Advice from a respected independent agent is invaluable in helping a Medicare beneficiary choose the best plan at the lowest cost. An independent agent can also offer advice on purchasing a prescription plan that offers the prescriptions needed at the lowest annual cost. Many new Medicare beneficiaries make the mistake of calling or visiting an exclusive agent who sells plans from only one company, believing the name of the insurance carrier is an important consideration. Actually, because the benefits of Medigap plans are established and regulated by the government, the brand name of the Medigap carrier should be only a minor factor in choosing a Medigap policy. It is best to shop around or visit a trusted advisor, rather than an exclusive sales agent representing only one insurance company.
The optimal time to purchase a Medigap Policy is during the period just before or after one’s 65th birthday or the date one qualifies for Medicare Part B. When purchased in the 6 month window immediately after enrolling in Medicare, no health questions are asked. Acceptance is guaranteed.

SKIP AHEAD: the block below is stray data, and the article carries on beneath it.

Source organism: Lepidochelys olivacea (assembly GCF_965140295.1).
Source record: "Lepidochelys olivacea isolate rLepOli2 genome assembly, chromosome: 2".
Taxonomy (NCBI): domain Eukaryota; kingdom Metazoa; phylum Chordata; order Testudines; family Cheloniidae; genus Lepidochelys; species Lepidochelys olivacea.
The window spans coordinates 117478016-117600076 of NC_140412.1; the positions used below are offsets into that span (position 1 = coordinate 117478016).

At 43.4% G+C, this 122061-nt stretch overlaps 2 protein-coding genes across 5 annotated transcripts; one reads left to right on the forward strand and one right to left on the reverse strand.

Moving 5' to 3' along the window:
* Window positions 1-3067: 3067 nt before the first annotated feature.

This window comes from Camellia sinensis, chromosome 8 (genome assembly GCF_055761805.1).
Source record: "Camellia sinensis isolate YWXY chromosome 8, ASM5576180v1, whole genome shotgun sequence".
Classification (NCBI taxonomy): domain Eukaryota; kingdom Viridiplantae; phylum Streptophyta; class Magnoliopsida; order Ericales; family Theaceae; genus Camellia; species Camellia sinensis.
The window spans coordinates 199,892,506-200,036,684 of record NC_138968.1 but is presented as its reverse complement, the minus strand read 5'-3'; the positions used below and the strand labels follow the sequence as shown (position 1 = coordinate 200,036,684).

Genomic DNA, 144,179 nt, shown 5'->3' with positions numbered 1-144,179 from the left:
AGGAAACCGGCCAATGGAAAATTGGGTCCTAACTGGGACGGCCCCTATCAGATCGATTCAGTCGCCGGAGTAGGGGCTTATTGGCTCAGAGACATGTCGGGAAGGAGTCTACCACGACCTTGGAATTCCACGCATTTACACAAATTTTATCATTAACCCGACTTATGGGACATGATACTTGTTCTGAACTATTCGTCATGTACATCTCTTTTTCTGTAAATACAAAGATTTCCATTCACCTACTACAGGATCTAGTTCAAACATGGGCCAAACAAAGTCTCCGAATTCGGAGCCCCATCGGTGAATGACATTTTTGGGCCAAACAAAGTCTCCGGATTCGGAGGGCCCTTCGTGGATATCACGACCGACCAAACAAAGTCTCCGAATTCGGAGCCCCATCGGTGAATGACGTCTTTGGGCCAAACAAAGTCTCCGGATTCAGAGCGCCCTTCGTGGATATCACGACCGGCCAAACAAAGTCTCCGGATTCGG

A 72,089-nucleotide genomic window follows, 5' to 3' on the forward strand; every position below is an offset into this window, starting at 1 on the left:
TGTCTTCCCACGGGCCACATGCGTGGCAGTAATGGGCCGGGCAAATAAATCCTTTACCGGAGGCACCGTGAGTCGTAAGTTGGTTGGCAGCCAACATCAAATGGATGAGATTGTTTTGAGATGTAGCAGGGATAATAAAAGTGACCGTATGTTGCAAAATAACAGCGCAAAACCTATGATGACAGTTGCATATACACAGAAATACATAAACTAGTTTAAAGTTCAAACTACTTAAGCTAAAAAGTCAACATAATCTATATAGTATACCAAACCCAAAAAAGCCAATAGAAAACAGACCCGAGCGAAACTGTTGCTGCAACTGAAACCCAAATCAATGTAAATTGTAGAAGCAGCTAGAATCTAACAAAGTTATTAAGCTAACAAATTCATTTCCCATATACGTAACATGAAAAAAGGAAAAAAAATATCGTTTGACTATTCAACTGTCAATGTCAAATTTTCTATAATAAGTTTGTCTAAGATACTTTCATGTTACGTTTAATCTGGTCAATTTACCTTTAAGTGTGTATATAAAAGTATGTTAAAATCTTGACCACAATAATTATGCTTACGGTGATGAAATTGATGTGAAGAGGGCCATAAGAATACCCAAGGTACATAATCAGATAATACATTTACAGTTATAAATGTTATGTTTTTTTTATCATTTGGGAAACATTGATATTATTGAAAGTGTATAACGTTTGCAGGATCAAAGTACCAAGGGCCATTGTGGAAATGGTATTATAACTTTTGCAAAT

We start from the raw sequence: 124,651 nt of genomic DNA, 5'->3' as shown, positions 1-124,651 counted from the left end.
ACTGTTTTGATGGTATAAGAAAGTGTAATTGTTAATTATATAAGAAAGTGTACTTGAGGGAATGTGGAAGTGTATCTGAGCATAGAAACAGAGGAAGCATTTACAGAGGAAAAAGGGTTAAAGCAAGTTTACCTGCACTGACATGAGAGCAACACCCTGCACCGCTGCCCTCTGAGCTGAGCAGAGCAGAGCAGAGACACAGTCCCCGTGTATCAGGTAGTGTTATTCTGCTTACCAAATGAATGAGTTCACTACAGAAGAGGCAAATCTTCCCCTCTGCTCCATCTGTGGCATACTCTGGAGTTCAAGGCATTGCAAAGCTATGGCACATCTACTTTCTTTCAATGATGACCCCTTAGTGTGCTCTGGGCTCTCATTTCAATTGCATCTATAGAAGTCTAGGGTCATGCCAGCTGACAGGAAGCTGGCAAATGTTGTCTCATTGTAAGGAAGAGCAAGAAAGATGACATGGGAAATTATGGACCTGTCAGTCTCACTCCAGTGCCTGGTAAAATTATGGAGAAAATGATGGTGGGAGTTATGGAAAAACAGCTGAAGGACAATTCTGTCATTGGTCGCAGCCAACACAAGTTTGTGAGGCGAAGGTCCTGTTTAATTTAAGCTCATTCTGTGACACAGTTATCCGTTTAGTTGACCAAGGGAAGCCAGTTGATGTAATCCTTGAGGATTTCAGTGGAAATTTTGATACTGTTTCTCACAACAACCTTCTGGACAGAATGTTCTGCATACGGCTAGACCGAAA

There is another guaranteed issue period of 63 days following the termination of an enrollee’s Medicare Advantage Plan. Again, in this period, no health questions will be asked. This is a great opportunity to move into a Medicare Supplement. Currently, NC (where I live) has the 3rd highest number of Medicare beneficiaries affected by Medicare Advantage Plan terminations. Other guaranteed issue periods may be triggered by specific events. Send me a private message or call Sherry Eason at 910-750-2605 if you have further questions. (This time of year, I am not on the BBS much at all.):hi: